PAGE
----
Offering virtual work arrangements has shown to be an effective way to support the advancement of female employees. However, there is less certainty about how to monitor the career progression of women working remotely.
More than 80 percent of women rate remote work arrangements as one of the most desirable job features (compared with 69 percent of men), according to a recent survey by jobs site FlexJobs.
Further, a recent Harris Poll found that about 52 percent of women desire to work remotely and would like to do so in the long term, compared with only 41 percent of men. Women working virtually may experience benefits such as:
- Flexibility to remain in the workforce after the birth or adoption of a child.
- More adaptability to family demands.
- Enhanced well-being.
- Increased life satisfaction.
- Reduced depressive symptoms.
However, research also suggests that while women benefit from working in virtual environments, these work arrangements could simultaneously inhibit their career advancement opportunities.
For example, women in virtual work arrangements could experience being stigmatized and perceived as prioritizing family over work. Consequently, women working remotely may experience challenges such as:
- Fewer networking opportunities.
- Reduced visibility.
- A greater likelihood to be passed over for promotions and high-visibility assignments.
A study by Pew Research Center revealed that 51 percent of moms working remotely found it difficult to progress in their careers compared with only 16 percent of dads working remotely.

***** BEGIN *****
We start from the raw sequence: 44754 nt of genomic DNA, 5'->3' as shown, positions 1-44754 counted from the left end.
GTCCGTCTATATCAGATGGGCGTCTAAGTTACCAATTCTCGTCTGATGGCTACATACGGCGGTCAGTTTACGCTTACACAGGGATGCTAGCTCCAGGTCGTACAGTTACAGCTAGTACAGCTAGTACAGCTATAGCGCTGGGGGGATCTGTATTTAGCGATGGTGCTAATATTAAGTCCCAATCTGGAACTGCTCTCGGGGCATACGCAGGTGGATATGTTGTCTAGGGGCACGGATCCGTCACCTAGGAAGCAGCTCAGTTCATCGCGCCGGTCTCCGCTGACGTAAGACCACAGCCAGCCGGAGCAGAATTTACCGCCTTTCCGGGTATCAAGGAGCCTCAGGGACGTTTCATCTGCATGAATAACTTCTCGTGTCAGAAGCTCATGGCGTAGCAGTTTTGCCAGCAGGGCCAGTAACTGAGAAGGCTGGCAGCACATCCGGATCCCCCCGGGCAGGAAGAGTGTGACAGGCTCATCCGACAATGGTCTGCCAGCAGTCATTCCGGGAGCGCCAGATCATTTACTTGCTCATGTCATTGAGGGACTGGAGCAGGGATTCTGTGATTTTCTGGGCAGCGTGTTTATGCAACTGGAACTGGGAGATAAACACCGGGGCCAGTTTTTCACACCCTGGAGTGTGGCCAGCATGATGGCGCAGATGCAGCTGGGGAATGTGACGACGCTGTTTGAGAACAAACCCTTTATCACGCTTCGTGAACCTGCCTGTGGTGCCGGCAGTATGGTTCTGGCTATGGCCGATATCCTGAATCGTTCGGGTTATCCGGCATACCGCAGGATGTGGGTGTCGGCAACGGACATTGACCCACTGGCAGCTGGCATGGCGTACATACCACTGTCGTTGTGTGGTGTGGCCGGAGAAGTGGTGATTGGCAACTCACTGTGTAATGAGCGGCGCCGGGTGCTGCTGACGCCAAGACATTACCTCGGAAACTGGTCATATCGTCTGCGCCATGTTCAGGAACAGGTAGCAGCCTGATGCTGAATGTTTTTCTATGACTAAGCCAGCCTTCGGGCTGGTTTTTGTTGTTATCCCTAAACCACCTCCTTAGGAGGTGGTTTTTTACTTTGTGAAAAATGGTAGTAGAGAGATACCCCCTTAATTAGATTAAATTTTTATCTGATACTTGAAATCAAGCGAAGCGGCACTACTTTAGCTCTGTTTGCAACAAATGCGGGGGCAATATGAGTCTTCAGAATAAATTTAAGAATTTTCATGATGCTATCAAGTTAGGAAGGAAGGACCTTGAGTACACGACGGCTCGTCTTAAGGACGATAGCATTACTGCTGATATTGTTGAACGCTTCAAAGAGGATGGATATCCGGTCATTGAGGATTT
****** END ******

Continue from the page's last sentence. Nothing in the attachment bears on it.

The Importance of Dashboard Metrics
How can companies continue offering virtual work arrangements without compromising the career advancement of female employees? Dashboard metrics could help.
Enbridge, a global energy company in Calgary, Alberta, Canada, began tracking its gender representation through an Excel spreadsheet. After Enbridge merged with Spectra Energy, they built a dashboard and set representation targets for women, ethnic and racial minorities, people with disabilities, and veterans.
The company also tracks additional metrics for new hires, promotions and departures. Since launching the dashboard, Enbridge has exceeded its goals of hiring and promoting women into manager-and-above positions.
Here are four measures companies can use to track the progress of women working remotely:
New hires. Companies can increase their female workforce by setting targets and tracking the number of women hired into virtual and hybrid jobs. Zillow saw an increase in female applicants once it refined flexible work options. Specifically, in 2021, 48.2 percent of applicants were women, up from 41.6 percent in 2019. More female applicants led to more female hires at Zillow in individual contributor and leadership roles.
While tracking the number of women hired is important, some companies are taking prescriptive approaches to target female candidates. Companies such as PepsiCo have initiated return-to-work programs for women re-entering the workforce after taking time off during the pandemic or to manage dependent care.
These re-entry programs, or returnships, are expected to grow in popularity over the next few years. Setting goals for the number of women hired into virtual roles enables organizations to build talent pipelines, especially if women have positive onboarding experiences, including access to mentors, professional development workshops and networking opportunities.
Audible offers a 16-week returnship that is 100 percent virtual. The program is open to professionals who have at least five years of professional experience and have been out of the paid workforce for at least one year to focus on caring for a dependent. After completing the program, participants can apply for fully remote and in-person roles.